"Grand Doll" is a science fiction story whose theme is the invasion of Earth, featuring a boy's fight against aliens from outer space. As part of their plot to invade the Earth, the aliens send a doll that transforms itself into a human to the Earth.
A junior high school student Utsuki Tetsuo, commonly known as Tecchin, is an ordinary boy without much willpower or ability to asset himself. One day on his way home from school he finds a girl's dead body on the street. While he goes to the police to report it, the girl's body disappears. Instead, he finds a strange doll there. Tetsuo brings the doll home and repairs the broken part. Then the doll instantly turns itself into the girl who appeared to be dead. It tells him that it is a "Grand doll," and that so is Tetsuo. A Grand doll looks just like an ordinary doll at first glance, but when rubbed on the neck, it turns into a human or a horse. When scratched on the neck, it becomes a doll again.
It is the aliens from outer space who are scattering Grand dolls around the Earth. Actually, it is part of their plot to invade the Earth. When Tetsuo learns about this, he becomes determined to fight against the invaders with the help of his father, a newspaper reporter, and Yoko, his friend, despite the fear that he may be a Grand doll as well.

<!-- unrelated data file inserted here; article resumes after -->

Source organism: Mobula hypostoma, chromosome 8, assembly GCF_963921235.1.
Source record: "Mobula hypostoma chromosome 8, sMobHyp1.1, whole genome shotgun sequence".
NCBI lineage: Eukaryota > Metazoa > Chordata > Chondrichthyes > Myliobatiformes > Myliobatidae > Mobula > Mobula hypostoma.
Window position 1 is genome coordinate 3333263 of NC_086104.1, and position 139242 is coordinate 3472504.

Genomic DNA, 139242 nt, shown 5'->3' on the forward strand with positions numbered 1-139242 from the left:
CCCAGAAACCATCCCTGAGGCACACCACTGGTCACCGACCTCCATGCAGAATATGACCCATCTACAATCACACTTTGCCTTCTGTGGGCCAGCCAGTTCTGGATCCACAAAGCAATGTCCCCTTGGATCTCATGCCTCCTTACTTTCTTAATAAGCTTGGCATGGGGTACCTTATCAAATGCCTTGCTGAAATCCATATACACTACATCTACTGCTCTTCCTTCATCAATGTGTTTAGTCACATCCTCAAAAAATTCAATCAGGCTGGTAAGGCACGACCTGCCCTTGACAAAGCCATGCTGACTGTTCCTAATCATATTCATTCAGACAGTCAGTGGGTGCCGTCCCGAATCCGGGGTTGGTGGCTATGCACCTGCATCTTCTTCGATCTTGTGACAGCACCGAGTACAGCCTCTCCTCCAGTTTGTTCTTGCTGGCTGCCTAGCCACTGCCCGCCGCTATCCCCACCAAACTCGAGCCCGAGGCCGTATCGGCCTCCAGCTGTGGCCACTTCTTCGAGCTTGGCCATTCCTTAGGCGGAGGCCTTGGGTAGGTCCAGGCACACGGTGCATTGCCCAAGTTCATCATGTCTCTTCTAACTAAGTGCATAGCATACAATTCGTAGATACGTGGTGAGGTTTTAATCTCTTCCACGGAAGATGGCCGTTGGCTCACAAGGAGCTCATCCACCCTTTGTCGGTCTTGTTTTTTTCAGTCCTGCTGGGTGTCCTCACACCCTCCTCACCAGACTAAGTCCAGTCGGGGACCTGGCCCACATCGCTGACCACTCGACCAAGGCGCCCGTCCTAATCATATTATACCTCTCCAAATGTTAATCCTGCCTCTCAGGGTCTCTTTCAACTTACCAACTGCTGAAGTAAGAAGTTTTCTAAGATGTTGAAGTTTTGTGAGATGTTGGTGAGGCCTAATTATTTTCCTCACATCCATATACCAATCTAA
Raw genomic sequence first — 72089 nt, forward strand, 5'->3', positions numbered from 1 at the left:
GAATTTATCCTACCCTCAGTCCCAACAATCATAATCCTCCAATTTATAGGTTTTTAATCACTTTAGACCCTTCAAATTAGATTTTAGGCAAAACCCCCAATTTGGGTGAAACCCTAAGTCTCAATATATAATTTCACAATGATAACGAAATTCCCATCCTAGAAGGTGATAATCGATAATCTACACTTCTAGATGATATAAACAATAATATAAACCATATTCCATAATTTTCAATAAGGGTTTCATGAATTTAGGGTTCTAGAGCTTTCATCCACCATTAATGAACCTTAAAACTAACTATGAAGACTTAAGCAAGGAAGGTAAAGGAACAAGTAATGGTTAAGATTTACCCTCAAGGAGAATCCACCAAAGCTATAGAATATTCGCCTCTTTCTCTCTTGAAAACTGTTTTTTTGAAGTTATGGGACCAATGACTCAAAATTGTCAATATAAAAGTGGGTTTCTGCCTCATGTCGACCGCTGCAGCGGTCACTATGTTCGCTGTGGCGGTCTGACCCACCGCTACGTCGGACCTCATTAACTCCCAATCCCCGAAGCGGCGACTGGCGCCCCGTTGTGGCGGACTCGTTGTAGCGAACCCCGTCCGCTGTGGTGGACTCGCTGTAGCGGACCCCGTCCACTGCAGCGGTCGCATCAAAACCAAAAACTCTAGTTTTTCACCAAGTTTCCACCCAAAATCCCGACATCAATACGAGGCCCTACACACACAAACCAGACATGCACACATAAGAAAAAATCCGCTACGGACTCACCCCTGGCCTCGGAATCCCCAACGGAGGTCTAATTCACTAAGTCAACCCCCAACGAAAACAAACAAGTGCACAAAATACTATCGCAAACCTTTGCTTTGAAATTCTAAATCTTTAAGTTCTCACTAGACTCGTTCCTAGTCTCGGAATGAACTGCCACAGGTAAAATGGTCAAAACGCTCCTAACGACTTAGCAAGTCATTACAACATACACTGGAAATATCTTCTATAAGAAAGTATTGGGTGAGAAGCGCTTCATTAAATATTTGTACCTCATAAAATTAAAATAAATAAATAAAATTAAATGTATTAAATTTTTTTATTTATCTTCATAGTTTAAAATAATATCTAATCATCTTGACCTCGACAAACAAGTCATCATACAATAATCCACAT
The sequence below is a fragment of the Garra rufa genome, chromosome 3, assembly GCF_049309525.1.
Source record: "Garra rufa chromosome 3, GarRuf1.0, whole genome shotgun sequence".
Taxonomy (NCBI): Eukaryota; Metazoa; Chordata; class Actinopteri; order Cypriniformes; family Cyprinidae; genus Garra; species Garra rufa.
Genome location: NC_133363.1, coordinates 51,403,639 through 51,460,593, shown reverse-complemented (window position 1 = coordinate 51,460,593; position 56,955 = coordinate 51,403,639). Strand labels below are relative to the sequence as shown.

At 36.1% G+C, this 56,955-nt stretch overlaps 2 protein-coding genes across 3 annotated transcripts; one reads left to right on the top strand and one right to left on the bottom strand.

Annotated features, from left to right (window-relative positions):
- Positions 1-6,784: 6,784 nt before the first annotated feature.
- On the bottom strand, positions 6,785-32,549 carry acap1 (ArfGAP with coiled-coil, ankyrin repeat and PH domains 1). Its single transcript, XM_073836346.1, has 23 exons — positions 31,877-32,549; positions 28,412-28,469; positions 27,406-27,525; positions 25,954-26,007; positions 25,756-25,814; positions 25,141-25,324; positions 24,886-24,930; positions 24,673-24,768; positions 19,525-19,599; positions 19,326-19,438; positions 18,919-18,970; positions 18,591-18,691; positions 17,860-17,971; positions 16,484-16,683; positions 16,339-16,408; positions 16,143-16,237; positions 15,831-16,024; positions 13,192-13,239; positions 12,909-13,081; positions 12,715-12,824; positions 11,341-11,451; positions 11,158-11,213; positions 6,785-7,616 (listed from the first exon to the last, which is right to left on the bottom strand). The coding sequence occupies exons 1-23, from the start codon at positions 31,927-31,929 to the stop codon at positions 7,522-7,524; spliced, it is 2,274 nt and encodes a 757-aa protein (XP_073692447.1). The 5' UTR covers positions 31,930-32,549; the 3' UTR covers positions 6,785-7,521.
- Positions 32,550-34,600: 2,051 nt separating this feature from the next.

No e-book version is available for this title.
January 1968 to September 1968
Appeared serially in "Shonen Book" (Shueisha Inc.)
This is a science fiction work depicting the fear of invasion by aliens who replace close people around you, such as your mother, with a substitute without your noticing it. Tezuka Osamu invented an invisible invader, a "fake" human, in "Ambassador Magma" (1965-1967) before this work, and subsequently developed the character and featured it here. He got the idea from a science fiction novel, "The Body Snatcher" (1956) by Jack Finney. Tezuka Osamu's originality is seen here in the fact that the main character fears that he too may be a doll.
The year 1968, when the work was published, was a time of campus disputes where many students were spending their time on ideological conflicts. In the 1970s, however, as a backlash against this tendency, nihilism began to prevail among students. It was the era of "the three non-principles" (no spirit, no interest, and no responsibility). This work, depicting a hero who establishes his identity while overcoming the fear of being a Grand doll, preceded this nihilistic period and its message cheered up boys of that time.